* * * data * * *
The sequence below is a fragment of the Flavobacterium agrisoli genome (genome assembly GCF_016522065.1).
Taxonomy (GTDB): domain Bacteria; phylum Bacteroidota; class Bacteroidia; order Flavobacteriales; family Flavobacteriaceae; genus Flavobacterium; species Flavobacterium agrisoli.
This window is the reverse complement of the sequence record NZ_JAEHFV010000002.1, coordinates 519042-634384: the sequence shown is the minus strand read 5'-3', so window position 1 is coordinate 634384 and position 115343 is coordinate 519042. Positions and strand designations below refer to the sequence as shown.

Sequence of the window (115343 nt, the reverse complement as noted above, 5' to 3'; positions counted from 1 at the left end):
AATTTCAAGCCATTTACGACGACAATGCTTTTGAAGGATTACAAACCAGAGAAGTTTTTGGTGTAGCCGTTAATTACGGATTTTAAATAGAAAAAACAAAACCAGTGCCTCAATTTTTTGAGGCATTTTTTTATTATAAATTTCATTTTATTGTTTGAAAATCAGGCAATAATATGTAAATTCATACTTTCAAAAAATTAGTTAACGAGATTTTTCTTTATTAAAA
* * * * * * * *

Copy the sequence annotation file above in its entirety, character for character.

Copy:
The sequence below is a fragment of the Flavobacterium agrisoli genome (genome assembly GCF_016522065.1).
Taxonomy (GTDB): domain Bacteria; phylum Bacteroidota; class Bacteroidia; order Flavobacteriales; family Flavobacteriaceae; genus Flavobacterium; species Flavobacterium agrisoli.
This window is the reverse complement of the sequence record NZ_JAEHFV010000002.1, coordinates 519042-634384: the sequence shown is the minus strand read 5'-3', so window position 1 is coordinate 634384 and position 115343 is coordinate 519042. Positions and strand designations below refer to the sequence as shown.

Sequence of the window (115343 nt, the reverse complement as noted above, 5' to 3'; positions counted from 1 at the left end):
AATTTCAAGCCATTTACGACGACAATGCTTTTGAAGGATTACAAACCAGAGAAGTTTTTGGTGTAGCCGTTAATTACGGATTTTAAATAGAAAAAACAAAACCAGTGCCTCAATTTTTTGAGGCATTTTTTTATTATAAATTTCATTTTATTGTTTGAAAATCAGGCAATAATATGTAAATTCATACTTTCAAAAAATTAGTTAACGAGATTTTTCTTTATTAAAA